Sustainable Energy

Europe warns on climate change… as Trump administration starts to roll back US policies

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European authorities are continuing to warn about the effects of climate change even as the new U.S. administration under President Donald Trump is rolling back environmental policy.

The European Environment Agency (EEA) has highlighted that changes in climate are impacting ecosystems, economic sectors and the health and well being of people in Europe.

According to the EEA report, "Climate change, impacts and vulnerability in Europe 2016," climate change – both in Europe and the rest of the world – was continuing, with "climate-related extremes" such as droughts, heatwaves and heavy precipitation increasing in both intensity and frequency across "many regions."

While all regions in Europe where vulnerable to climate change, both southern and south-eastern Europe were seen as becoming climate change hotspots, the EEA said in a news release Wednesday.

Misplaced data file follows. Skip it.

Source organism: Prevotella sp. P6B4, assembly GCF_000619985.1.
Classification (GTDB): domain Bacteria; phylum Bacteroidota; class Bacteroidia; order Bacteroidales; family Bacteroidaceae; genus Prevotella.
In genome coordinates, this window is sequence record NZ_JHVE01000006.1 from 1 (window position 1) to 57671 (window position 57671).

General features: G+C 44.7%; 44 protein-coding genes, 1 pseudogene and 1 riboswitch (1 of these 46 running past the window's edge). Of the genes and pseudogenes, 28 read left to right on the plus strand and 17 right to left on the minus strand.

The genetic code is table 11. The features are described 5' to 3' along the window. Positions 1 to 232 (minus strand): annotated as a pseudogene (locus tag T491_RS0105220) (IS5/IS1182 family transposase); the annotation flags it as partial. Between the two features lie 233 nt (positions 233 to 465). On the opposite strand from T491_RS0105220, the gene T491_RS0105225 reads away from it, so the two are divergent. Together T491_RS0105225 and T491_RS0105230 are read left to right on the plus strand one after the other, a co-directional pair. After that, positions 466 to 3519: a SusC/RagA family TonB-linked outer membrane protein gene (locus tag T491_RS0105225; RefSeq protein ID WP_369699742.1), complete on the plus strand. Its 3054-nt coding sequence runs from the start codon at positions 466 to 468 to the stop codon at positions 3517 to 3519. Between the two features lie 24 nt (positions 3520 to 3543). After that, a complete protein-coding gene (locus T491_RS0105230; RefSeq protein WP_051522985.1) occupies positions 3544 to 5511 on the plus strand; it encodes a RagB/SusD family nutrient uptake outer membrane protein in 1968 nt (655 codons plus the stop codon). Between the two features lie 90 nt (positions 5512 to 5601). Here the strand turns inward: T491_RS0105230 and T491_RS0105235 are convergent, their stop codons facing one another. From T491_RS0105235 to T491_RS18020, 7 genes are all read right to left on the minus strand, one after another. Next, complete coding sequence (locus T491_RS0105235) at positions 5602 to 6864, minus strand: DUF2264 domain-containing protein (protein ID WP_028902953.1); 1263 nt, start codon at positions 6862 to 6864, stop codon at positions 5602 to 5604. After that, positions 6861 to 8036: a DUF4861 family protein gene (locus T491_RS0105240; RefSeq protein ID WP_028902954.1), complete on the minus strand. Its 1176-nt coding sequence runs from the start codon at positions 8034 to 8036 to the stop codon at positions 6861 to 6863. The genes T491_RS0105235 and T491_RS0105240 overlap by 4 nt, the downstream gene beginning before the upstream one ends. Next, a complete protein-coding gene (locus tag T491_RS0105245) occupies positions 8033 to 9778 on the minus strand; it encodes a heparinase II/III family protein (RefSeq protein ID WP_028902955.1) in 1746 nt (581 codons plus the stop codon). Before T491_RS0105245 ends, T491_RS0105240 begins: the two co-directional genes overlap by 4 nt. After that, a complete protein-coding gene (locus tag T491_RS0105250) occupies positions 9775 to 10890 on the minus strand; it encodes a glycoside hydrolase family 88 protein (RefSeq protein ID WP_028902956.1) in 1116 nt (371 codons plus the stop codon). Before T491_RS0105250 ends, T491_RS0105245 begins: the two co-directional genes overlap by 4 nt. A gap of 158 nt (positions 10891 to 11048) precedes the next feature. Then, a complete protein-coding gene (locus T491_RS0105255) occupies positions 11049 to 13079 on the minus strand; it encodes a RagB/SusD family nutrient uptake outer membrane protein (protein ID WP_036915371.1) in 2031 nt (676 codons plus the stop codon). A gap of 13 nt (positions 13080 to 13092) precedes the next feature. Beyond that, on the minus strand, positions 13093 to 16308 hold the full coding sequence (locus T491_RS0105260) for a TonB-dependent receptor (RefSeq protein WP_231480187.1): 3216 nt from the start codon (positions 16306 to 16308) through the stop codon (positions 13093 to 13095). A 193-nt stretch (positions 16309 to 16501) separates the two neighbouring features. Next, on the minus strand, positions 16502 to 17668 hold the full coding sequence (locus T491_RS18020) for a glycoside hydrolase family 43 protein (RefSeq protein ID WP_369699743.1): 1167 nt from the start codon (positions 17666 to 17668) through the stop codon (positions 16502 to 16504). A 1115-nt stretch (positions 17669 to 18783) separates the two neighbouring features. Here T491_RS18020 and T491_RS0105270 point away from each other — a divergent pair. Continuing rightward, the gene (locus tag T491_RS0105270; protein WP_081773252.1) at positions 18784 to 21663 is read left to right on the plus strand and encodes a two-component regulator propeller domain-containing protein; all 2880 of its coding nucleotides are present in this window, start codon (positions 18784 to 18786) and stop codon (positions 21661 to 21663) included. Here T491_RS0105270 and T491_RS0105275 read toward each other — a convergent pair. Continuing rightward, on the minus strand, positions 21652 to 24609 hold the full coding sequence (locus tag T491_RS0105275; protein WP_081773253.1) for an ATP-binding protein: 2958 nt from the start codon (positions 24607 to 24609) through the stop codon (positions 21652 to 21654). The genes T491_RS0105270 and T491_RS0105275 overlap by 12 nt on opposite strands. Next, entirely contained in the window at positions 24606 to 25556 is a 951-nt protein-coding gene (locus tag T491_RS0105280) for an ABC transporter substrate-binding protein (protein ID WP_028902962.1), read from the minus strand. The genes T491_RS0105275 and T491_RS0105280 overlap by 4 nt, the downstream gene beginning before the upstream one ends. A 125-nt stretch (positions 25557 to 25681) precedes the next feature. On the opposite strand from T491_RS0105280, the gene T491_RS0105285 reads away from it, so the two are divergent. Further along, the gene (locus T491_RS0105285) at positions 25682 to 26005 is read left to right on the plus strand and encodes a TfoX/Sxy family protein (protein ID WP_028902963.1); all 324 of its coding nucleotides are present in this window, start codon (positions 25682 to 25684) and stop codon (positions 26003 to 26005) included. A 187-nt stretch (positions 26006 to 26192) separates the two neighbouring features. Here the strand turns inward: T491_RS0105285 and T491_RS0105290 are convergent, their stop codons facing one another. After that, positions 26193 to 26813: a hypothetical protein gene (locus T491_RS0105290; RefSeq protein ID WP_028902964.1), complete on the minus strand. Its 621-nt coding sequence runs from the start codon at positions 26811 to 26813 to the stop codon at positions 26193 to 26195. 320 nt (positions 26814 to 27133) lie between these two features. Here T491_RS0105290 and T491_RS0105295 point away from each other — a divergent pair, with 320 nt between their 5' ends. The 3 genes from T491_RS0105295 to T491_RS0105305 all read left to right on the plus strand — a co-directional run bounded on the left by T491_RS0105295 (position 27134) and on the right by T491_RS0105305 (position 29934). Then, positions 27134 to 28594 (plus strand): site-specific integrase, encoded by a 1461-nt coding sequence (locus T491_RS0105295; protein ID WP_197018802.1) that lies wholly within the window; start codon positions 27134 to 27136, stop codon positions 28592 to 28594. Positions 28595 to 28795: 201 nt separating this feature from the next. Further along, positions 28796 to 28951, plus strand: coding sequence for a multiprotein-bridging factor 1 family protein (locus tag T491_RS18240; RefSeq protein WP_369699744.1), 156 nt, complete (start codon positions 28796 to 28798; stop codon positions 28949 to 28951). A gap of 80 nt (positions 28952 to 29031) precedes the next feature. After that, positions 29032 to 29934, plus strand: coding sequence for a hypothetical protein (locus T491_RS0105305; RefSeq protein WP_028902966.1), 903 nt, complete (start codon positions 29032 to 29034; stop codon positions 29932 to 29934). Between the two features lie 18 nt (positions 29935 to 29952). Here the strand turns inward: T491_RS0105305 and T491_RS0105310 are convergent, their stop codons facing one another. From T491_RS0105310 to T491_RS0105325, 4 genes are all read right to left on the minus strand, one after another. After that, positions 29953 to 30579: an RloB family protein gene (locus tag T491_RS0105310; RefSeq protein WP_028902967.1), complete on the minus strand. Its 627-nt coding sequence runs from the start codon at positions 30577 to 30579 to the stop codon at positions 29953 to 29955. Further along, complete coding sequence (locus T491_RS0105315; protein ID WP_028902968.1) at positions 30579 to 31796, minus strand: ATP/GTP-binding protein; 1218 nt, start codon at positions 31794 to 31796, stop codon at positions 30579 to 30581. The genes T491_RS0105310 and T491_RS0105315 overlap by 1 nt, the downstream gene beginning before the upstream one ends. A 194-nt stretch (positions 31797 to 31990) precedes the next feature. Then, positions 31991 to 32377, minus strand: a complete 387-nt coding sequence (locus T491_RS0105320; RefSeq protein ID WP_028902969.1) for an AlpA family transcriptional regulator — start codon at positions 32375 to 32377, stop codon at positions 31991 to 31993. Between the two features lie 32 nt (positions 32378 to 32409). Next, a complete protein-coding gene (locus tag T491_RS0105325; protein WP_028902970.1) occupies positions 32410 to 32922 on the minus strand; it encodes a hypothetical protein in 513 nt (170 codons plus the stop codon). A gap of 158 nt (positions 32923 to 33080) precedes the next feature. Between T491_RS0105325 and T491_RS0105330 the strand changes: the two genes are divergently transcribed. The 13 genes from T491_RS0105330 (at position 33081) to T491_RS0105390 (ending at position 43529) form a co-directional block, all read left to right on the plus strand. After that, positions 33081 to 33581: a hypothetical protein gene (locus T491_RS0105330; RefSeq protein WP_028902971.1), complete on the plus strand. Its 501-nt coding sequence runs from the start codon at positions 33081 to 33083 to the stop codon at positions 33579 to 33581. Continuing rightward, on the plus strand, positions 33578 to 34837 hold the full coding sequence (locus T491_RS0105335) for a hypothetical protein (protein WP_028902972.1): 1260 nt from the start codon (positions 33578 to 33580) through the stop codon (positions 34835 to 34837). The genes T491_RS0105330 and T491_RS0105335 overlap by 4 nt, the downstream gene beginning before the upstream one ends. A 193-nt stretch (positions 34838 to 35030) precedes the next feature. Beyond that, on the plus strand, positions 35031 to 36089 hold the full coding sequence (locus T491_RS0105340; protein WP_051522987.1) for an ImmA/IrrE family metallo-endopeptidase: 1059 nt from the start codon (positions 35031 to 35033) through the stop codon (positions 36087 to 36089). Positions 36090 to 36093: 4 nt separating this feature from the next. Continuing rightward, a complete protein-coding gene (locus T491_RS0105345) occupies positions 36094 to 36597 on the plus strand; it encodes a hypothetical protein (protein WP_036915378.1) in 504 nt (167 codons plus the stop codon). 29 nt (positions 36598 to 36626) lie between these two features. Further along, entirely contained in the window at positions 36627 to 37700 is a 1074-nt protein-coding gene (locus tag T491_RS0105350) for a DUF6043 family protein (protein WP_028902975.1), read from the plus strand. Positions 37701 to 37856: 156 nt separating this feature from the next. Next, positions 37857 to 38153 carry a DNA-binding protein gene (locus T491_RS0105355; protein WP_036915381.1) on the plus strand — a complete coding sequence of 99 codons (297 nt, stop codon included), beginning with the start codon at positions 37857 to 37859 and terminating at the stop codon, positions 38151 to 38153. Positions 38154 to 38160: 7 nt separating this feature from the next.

Meanwhile, in the U.S. Trump's administration has instructed the Environmental Protection Agency to remove the climate change page from its website, two agency employees told Reuters. The move is seen as a further attempt to dismantle ex-President Barack Obama's climate change initiatives.

The EEA added that south and south-eastern Europe was experiencing significant increases in heat extremes and falls in precipitation and river flows, increasing risks of lower crop yields, forest fires, biodiversity loss and severe droughts.

In the west of Europe, floodplains and coastal areas faced an increased risk of flooding due to rising sea levels and a potential rise in storm surges.

"Climate change will continue for many decades to come," Hans Bruyninckx, executive director of the EEA, said in a statement.

"The scale of future climate change and its impacts will depend on the effectiveness of implementing our global agreements to cut greenhouse gas emissions, but also ensuring that we have the right adaptation strategies and policies in place to reduce the risks from current and projected climate extremes," Bruyninckx added.